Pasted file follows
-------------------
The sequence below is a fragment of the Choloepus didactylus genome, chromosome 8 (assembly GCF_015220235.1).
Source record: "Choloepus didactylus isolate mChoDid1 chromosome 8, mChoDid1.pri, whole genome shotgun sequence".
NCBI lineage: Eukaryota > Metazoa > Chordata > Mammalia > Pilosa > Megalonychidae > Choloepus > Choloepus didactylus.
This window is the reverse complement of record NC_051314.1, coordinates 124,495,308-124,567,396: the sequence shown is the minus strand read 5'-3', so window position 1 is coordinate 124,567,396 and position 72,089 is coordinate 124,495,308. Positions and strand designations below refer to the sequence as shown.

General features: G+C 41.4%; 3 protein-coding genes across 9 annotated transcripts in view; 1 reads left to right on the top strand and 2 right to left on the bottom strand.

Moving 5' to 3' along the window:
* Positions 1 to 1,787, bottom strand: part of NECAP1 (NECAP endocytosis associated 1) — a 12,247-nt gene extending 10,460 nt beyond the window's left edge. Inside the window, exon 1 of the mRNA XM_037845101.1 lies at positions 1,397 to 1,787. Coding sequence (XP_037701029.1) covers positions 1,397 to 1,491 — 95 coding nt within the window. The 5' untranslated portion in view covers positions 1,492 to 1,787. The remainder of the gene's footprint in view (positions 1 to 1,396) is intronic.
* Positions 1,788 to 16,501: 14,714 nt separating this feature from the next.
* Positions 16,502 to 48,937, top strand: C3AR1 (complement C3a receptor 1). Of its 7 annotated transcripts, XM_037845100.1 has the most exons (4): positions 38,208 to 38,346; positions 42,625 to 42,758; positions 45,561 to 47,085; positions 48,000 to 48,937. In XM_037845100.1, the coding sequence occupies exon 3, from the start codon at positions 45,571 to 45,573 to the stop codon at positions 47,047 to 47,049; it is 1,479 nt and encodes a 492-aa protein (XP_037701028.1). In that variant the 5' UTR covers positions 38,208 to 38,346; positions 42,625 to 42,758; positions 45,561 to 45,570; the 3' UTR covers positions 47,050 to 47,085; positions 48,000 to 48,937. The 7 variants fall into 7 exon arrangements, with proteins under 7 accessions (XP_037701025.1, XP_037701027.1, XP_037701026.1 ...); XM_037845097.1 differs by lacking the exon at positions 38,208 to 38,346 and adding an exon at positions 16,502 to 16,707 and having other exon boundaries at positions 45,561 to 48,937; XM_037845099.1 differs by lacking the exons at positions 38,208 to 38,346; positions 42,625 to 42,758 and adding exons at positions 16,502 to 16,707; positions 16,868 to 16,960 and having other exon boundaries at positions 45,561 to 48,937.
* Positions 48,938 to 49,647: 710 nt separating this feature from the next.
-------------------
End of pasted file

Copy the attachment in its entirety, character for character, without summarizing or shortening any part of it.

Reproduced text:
The sequence below is a fragment of the Choloepus didactylus genome, chromosome 8 (assembly GCF_015220235.1).
Source record: "Choloepus didactylus isolate mChoDid1 chromosome 8, mChoDid1.pri, whole genome shotgun sequence".
NCBI lineage: Eukaryota > Metazoa > Chordata > Mammalia > Pilosa > Megalonychidae > Choloepus > Choloepus didactylus.
This window is the reverse complement of record NC_051314.1, coordinates 124,495,308-124,567,396: the sequence shown is the minus strand read 5'-3', so window position 1 is coordinate 124,567,396 and position 72,089 is coordinate 124,495,308. Positions and strand designations below refer to the sequence as shown.

General features: G+C 41.4%; 3 protein-coding genes across 9 annotated transcripts in view; 1 reads left to right on the top strand and 2 right to left on the bottom strand.

Moving 5' to 3' along the window:
* Positions 1 to 1,787, bottom strand: part of NECAP1 (NECAP endocytosis associated 1) — a 12,247-nt gene extending 10,460 nt beyond the window's left edge. Inside the window, exon 1 of the mRNA XM_037845101.1 lies at positions 1,397 to 1,787. Coding sequence (XP_037701029.1) covers positions 1,397 to 1,491 — 95 coding nt within the window. The 5' untranslated portion in view covers positions 1,492 to 1,787. The remainder of the gene's footprint in view (positions 1 to 1,396) is intronic.
* Positions 1,788 to 16,501: 14,714 nt separating this feature from the next.
* Positions 16,502 to 48,937, top strand: C3AR1 (complement C3a receptor 1). Of its 7 annotated transcripts, XM_037845100.1 has the most exons (4): positions 38,208 to 38,346; positions 42,625 to 42,758; positions 45,561 to 47,085; positions 48,000 to 48,937. In XM_037845100.1, the coding sequence occupies exon 3, from the start codon at positions 45,571 to 45,573 to the stop codon at positions 47,047 to 47,049; it is 1,479 nt and encodes a 492-aa protein (XP_037701028.1). In that variant the 5' UTR covers positions 38,208 to 38,346; positions 42,625 to 42,758; positions 45,561 to 45,570; the 3' UTR covers positions 47,050 to 47,085; positions 48,000 to 48,937. The 7 variants fall into 7 exon arrangements, with proteins under 7 accessions (XP_037701025.1, XP_037701027.1, XP_037701026.1 ...); XM_037845097.1 differs by lacking the exon at positions 38,208 to 38,346 and adding an exon at positions 16,502 to 16,707 and having other exon boundaries at positions 45,561 to 48,937; XM_037845099.1 differs by lacking the exons at positions 38,208 to 38,346; positions 42,625 to 42,758 and adding exons at positions 16,502 to 16,707; positions 16,868 to 16,960 and having other exon boundaries at positions 45,561 to 48,937.
* Positions 48,938 to 49,647: 710 nt separating this feature from the next.